De Vijver Media’s new shareholder structure.Telenet has bought a 50% stake in Belgium’s De Vijver Media, after buying Finnish media group Sanoma’s shares for €26 million and making an additional €32 million cash investment in the firm.De Vijver Media CEO Wouter Vandenhaute and his business partner Erik Watté keep 25 % of De Vijver Media through their company W&W, while Belgian media group Corelio also retains 25 % of the company’s shares.De Vijver Media owns media company SBS Belgium, the channels VIER and VIJF and production house Woestijnvis.With the deal, Telenet said that its long-term backing will give SBS and Woestijnvis “the necessary breathing space to develop their strategy further,” as well as new financial and technological possibilities for the Flemish audiovisual sector to continue predicting local programmes.“Our objective is to offer Flemish viewers the best and most modern multimedia entertainment. A participation in De Vijver Media should make this possible. Of course, this is not an obvious step for a cable company, but I am convinced that the Flemish media landscape can only get stronger with this participation and that Flemish viewers will benefit,” said Telenet CEO John Porter.Wouter Vandenhaute, CEO of De Vijver Media added: “Telenet’s investment allows us to look at the future with confidence. Woestijnvis wants to remain a strong and innovative production house and VIER and VIJF want to continue growing. A television landscape with, in addition to a public broadcasting corporation, two commercial players, offers the best guarantee in the long term to provide quality to Flemish viewers, who have been spoiled these last two years. Telenet will not only give us the necessary support, their technological know-how can also seriously help us to carve out a strong position in a sector which will evolve more and more over the coming years.”
Source:https://www.augusta.edu/mcg/ Reviewed by James Ives, M.Psych. (Editor)Nov 28 2018A lipid that helps keep skin cell turnover on track may help restore healthy turnover in psoriasis, investigators say.Topical application of the lipid phosphatidylglycerol, or PG, on a mouse model of psoriasis reduced inflammation as well as characteristic, raised skin lesions, they report in the Journal of Investigative Dermatology.They had already shown that PG has a role in both regulating the function of the major cell type in our skin called keratinocytes and suppressing skin inflammation.Now they have the first evidence that PG inhibits toll-like receptor activation by the antimicrobial peptides produced by those skin cells, says Dr. Wendy B. Bollag, cell physiologist in the Department of Physiology at the Medical College of Georgia at Augusta University.Toll-like receptors are a family of receptors that detect external invaders as well as internal damage signals then activate an immune response. Our skin is our largest organ and front line of defense, and a variety of skin cell types make antimicrobial peptides, which function like an endogenous antibiotic to help the skin protect us.The common skin condition psoriasis upsets the works by increasing both the production of skin cells and production of these antimicrobials by those cells.In some patients it may be a problematic immune system that initiates the vicious cycle of skin cells producing proteins called cytokines that call in more immune cells that make more cytokines that cause skin cells to make even more cytokines and excessively proliferate, says Bollag. In others, the antimicrobials may initiate the vicious cycle.Either way, more antimicrobials get produced which is probably beneficial since psoriasis also impairs the skin’s ability to prevent invaders.But these high levels of antimicrobials also produce an inflammatory response much like an invader’s might, resulting in the red, flaky patches that typically surface on high-touch areas like the elbows, forearms and knees and also show up on the scalp and elsewhere, says Bollag, the study’s corresponding author.Because at higher levels, the body sees these protective antimicrobial peptides as danger-associated molecular patterns, or DAMPS, which, as the name indicates, it views as signs of danger. DAMPS then activate toll-like receptors.It’s the increased and chronic level in psoriasis that heightens the awareness and response, says first author Dr. Vivek Choudhary, molecular biologist and physiologist in the MCG Department of Physiology.Once toll-like receptors get activated, the immune system makes proinflammatory cytokines that bring in T cells, which help drive the immune system attacks.”It’s actually T cells that help maintain the disease,” Bollag says, “But we are thinking that the innate immune system is sort of what initiates it,” she says of that toll-like receptor activation.In the continuing vicious cycle, all the immune action prompts the skin cells to actually make more antimicrobials in response to the perceived danger. “It’s a natural system that has kind of gone haywire,” she says.The investigators used S100A9 as their representative antimicrobial. In psoriasis, the levels of S100A9 correlate with the severity of the disease and, when treatment works, blood levels of S100A9 decrease.Related StoriesArtificial intelligence better than humans in diagnosing pigmented skin lesionsScientists discover how resistance to the chemotherapy drug 5-fluorouracil arisesHair loss could soon be a thing of the past, say researchersThey found that both in keratinocytes as well as inflammation-promoting immune cells called macrophages, PG suppressed activation of toll-like receptors by DAMPS, in this case S100A9.Next steps include finding a version of PG that can more easily permeate the skin since the larger lipid is a bit too big to easily pass through the natural barrier. Interestingly, psoriasis hinders the barrier function so PG can initially get through, but when the condition improves, PG’s access deteriorates, the investigators note.They suspect PG’s inhibition of toll-like receptors doesn’t just happen in psoriasis, but that constant fine tuning of the immune response is among its usual functions.”You want to be able to dial it up, but not go overboard,” Bollag says. “We think that may be part of the job of PG, to basically keep the immune system from going from zero to 60 in one second flat.”This is particularly important in body areas regularly exposed to the elements like the skin, lungs and gastrointestinal tract, she says. Maybe part of the problem with psoriasis is that this fine control no longer works well, she says.Inflammation in the absence of an infection is a hallmark of psoriasis. The resulting inflammation produces a “feed forward” response: Keratinocytes start to excessively proliferate and abnormally differentiate and the skin thickens.PG enables the normal differentiation of new skin cells as cells make their way up multiple layers, reach the surface and old cells slough off.PG is made from glycerin, a natural alcohol, water attractor and key component of many lipids, which helps skin look better and aids this healthy production and maturation of high-turnover skin cells. Glycerin is transported by aquaporin-3, which the MCG investigators believe is decreased in psoriasis versus healthy skin.Today there are a variety of topical treatments for psoriasis, including vitamin D analogues and glucocorticoids, but nothing that works great for all patients, Bollag says. Part of the problem likely is that psoriasis causes vary and the reality that they are mostly not understood. Systemic drugs also are given that generally suppress the immune response, which have obvious side effects like leaving patients susceptible to infection and cancer.Bollag doesn’t think PG will be a magic bullet either, but may one day be a good option for patients with mild disease or as an adjunct to other therapies.PG is also a component of surfactant, which enables the airs sacs in the lungs to properly inflate so we can breathe. It’s been shown to inhibit inflammation in the lungs induced by microorganisms and that it works there as well through toll-like receptors. Bollag notes these new findings about what happens in the skin are likely applicable to similar conditions, where this so-called “sterile inflammation” occurs in response to substances naturally found in the body.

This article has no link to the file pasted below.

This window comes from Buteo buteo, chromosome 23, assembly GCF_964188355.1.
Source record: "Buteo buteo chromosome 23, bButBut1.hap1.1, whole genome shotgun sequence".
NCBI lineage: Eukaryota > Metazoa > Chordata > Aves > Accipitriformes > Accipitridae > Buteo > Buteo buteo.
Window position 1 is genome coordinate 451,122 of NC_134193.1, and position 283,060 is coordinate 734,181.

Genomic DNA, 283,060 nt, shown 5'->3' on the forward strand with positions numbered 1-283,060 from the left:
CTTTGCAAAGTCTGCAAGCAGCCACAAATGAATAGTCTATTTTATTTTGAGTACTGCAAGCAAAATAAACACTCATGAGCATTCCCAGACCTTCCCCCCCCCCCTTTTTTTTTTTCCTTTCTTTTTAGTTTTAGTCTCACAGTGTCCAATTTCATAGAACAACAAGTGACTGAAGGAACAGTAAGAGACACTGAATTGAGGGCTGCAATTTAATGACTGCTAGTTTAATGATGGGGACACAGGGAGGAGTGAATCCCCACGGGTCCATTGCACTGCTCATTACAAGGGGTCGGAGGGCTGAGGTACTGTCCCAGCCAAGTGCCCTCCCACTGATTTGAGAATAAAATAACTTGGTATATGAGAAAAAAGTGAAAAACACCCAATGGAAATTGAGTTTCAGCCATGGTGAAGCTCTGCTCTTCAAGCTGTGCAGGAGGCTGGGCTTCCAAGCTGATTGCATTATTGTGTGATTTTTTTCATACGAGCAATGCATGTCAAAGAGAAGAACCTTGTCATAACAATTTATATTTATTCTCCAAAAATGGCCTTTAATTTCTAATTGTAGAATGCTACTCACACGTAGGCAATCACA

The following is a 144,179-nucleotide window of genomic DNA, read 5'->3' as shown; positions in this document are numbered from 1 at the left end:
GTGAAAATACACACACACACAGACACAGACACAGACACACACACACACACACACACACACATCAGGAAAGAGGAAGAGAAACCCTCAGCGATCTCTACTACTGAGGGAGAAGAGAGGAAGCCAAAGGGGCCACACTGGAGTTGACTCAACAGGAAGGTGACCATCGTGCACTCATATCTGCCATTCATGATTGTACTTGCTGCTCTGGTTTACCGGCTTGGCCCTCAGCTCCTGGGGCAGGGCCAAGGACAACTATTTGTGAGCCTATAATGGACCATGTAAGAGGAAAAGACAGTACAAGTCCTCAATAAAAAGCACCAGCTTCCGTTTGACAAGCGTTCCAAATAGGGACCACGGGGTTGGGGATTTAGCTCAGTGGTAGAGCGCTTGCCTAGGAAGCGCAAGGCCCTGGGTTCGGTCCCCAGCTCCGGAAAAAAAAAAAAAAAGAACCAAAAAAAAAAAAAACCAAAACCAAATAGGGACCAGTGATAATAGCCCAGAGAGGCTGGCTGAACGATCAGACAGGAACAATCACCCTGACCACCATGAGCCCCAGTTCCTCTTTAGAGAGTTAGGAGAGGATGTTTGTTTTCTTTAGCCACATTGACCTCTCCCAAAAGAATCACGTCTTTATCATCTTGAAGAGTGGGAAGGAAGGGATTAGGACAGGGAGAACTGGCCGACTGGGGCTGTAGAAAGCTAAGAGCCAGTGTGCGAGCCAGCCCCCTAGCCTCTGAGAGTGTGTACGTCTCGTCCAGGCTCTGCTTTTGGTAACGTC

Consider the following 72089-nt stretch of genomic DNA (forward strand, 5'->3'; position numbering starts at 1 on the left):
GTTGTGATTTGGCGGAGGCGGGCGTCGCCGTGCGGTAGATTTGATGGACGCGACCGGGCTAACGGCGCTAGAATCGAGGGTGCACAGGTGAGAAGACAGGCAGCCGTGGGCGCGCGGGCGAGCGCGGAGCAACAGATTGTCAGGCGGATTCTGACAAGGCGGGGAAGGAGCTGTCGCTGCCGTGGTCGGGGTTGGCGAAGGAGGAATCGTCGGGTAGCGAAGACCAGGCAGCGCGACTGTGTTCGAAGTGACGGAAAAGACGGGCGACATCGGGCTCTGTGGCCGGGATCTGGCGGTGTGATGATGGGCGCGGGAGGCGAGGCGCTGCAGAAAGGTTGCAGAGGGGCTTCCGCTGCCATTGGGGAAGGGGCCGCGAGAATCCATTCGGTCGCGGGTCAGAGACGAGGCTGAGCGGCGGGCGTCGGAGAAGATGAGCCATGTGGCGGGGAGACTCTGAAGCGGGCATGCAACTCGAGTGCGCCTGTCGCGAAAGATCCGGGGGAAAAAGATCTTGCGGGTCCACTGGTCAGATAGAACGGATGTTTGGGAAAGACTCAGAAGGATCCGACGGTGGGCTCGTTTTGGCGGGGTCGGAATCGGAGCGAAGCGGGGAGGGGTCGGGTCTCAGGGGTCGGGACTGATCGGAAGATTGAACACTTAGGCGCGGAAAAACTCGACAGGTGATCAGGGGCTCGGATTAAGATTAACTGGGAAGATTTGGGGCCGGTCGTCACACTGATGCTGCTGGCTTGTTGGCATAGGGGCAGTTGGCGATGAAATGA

A nanoelectronics-blood-based diagnostic biomarker for myalgic encephalomyelitis/chronic fatigue syndrome (ME/CFS) R. Esfandyarpour, A. Kashi, M. Nemat-Gorgani, J. Wilhelmy, R. W. Davis Proceedings of the National Academy of Sciences Apr 2019, 201901274; DOI: 10.1073/pnas.1901274116 https://www.pnas.org/content/early/2019/04/24/1901274116 Bottom-up proteomics suggests an association between differential expression of mitochondrial proteins and chronic fatigue syndrome F Ciregia, L Kollipara, L Giusti, R P Zahedi, C Giacomelli, M R Mazzoni, G Giannaccini, P Scarpellini, A Urbani, A Sickmann, A Lucacchini & L Bazzichi Translational Psychiatry volume 6, page e904 (2016) https://www.nature.com/articles/tp2016184 Insights into myalgic encephalomyelitis/chronic fatigue syndrome phenotypes through comprehensive metabolomics Dorottya Nagy-Szakal, Dinesh K. Barupal, Bohyun Lee, Xiaoyu Che, Brent L. Williams, Ellie J. R. Kahn, Joy E. Ukaigwe, Lucinda Bateman, Nancy G. Klimas, Anthony L. Komaroff, Susan Levine, Jose G. Montoya, Daniel L. Peterson, Bruce Levin, Mady Hornig, Oliver Fiehn & W. Ian Lipkin Scientific Reportsvolume 8, Article number: 10056 (2018) https://www.nature.com/articles/s41598-018-28477-9 Ron Davis is the senior author of a paper that describes a blood test that may be able to identify chronic fatigue syndrome. Image Credit: Steve Fisch By Dr. Ananya Mandal, MDApr 29 2019People suffering from chronic fatigue syndrome (CFS) have been up until now treated with scepticism at best. Their symptoms have been negated as vague and their debilitating condition has not received the status of being proven in a test. No more now!Researchers from Stanford University School of Medicine have devised a blood based test that can accurately identify blood biomarkers that determine that a person is suffering from this condition. This provides a scientific proof that the disease does exist.Lead author and researcher Ron Davis, a professor of biochemistry and of genetics said in a statement, “Too often, this disease is categorized as imaginary.” On visits to the doctor the patient is usually prescribed a battery of tests for the liver, kidney and heart, blood and immune cells. He explained, “All these different tests would normally guide the doctor toward one illness or another, but for chronic fatigue syndrome patients, the results all come back normal.” In their endeavours, Davis and Rahim Esfandyarpour, a former Stanford research associate and now faculty at University of California-Irvine, along with others have devised a blood based test to detect CFS. The test basically looks at the response of the immune cells to stress. The team in their pilot study took blood samples of 40 people. Of these 20 were diagnosed to be suffering from CFS based on their symptoms. The tests results could accurately pinpoint all the cases of CFS and did not make a diagnosis in any of the healthy persons.The researchers hope that this test could soon be modified and studied in depth to develop drugs to treat the condition as well. The team is using similar principles to look for drugs that could potentially help people with this condition. The study titled “A nanoelectronics-blood-based diagnostic biomarker for myalgic encephalomyelitis/chronic fatigue syndrome (ME/CFS),” described the study findings and the results were published in the journal Proceedings of National Academy of Sciences.DiagnosisTypically CFS is diagnosed on the basis of symptoms. There is extreme exhaustion, unexplained pain, sensitivity to light, fever, irritable bowel syndrome, lymph node swelling, sleep problems, problems of cognition etc. the problems are seen in the gastrointestinal system, immune system, hormone system, heart and the brain. All other disease conditions need to be ruled out before CFS is formally diagnosed. CFS is also called myalgic encephalomyelitis and can be called ME/CFS. In the United States alone there are over 2 million people who are diagnosed with CFS says Davis. Davis says that his own son suffers from the condition for over a decade and their study was an effort to help people like his son.For their test the team used a “nanoelectronic assay.” When the healthy plasma cells and immune cells are subjected to stress, there are minimal changes in energy. The devise sends in thousands of tiny currents into the plasma samples causing the immune cells to respond and react. The reactions of cells from CFS patients are different from those of healthy persons. The device is accurate enough to pick up these nano-signals and correlate it with the health of the sample. The bigger the electrical signals sent out from the cells – more is the change at a cellular level explain the researchers. They add that this means that the cells are “flailing” under stress and are not able to process the stress adequately. The spikes were clearly seen in the results of the samples from CFS patients compared to those from healthy controls. The team used “supervised machine learning algorithms” or artificial intelligence technology to rapidly detect these spikes. This made the test reliable as well as accurate.Related StoriesIntermittent fasting shown to improve blood glucose levelsNovel technique that uses nanotechnology and photonics prevents bacterial infections on surgical implantsRadiometer’s ABL9 blood gas analyzer awarded Red Dot Design AwardDavis said, “We don’t know exactly why the cells and plasma are acting this way, or even what they’re doing. But there is scientific evidence that this disease is not a fabrication of a patient’s mind. We clearly see a difference in the way healthy and chronic fatigue syndrome immune cells process stress.” The team is now recruiting more number of patients to expand their pilot study and to see if it works in large populations accurately.Esfandyarpour said, “Using the nanoelectronics assay, we can add controlled doses of many different potentially therapeutic drugs to the patient’s blood samples and run the diagnostic test again.” Thus he explained how they could use their nanotechnology based test to also screen for potential drugs to treat CFS. If the drugs worked, then they probably would reduce the spikes on the test he said. At present they have found a drug that could help restore healthy functions of the immune cells and the plasma. They hope that soon the drug could be tried on human patients in clinical trials wherein its benefits could be proved. The drug in question currently is approved by the Food and Drug Administration (FDA), they add.The study received funds from the Open Medicine Foundation.Bottom-up proteomicsA few years back researchers F. Ciregia and colleagues from University of Pisa, Leibniz-Institut für Analytische Wissenschaften, Germany, Università Cattolica, Rome, University of Aberdeen, IRCCS-Fondazione Santa Lucia, Rome and more collaborated to find mitochondrial changes that could help detect CFS.Their study titled, “Bottom-up proteomics suggests an association between differential expression of mitochondrial proteins and chronic fatigue syndrome,” was published in the journal Translational Psychiatry back in 2016.The team looked at the cellular structures of a pair of twins’ saliva samples. They studied their mitochondrial proteins. Using “Nano-liquid chromatography electrospray ionization mass spectrometry (nano-LC-MS)” they studied the mitochondria that came from the platelets of the blood samples of the twins. They selected 3 proteins from the samples and correlated it with saliva samples from 45 healthy controls and 45 patients with CFS. The three proteins were “aconitate hydratase (ACON), ATP synthase subunit beta (ATPB) and malate dehydrogenase (MDHM)”.Results revealed that there was a rise in the ATPB and ACON proteins in patients with CFS. Authors conclude, “these results suggest that our potential markers could be one of the criteria to be taken into account for helping in diagnosis.” They also hoped that this test would help develop tailored treatments for patients with CFS.Metabolomic biomarkersIn a more recent study by Dorottya Nagy-Szakal from Center for Infection and Immunity, Columbia University Mailman School of Public Health, New York and colleagues studied markers for CFS. Their study titled “Insights into myalgic encephalomyelitis/chronic fatigue syndrome phenotypes through comprehensive metabolomics,” was published in July 2018 in the journal Nature Scientific Reports.The team discovered biomarkers from plasma as well as stool that could help detect CFS. They included 50 CFS patients and 50 healthy controls in their study. Their study showed that there was altered levels of “choline, carnitine and complex lipid metabolites.” Patients with CFS tended to have raised levels of plasma ceramide, they wrote.The authors hoped that from their study diagnostic tests could be devised for patients with CFS by detection of these biomarkers from stool and plasma samples and in future treatments could be strategized as well.References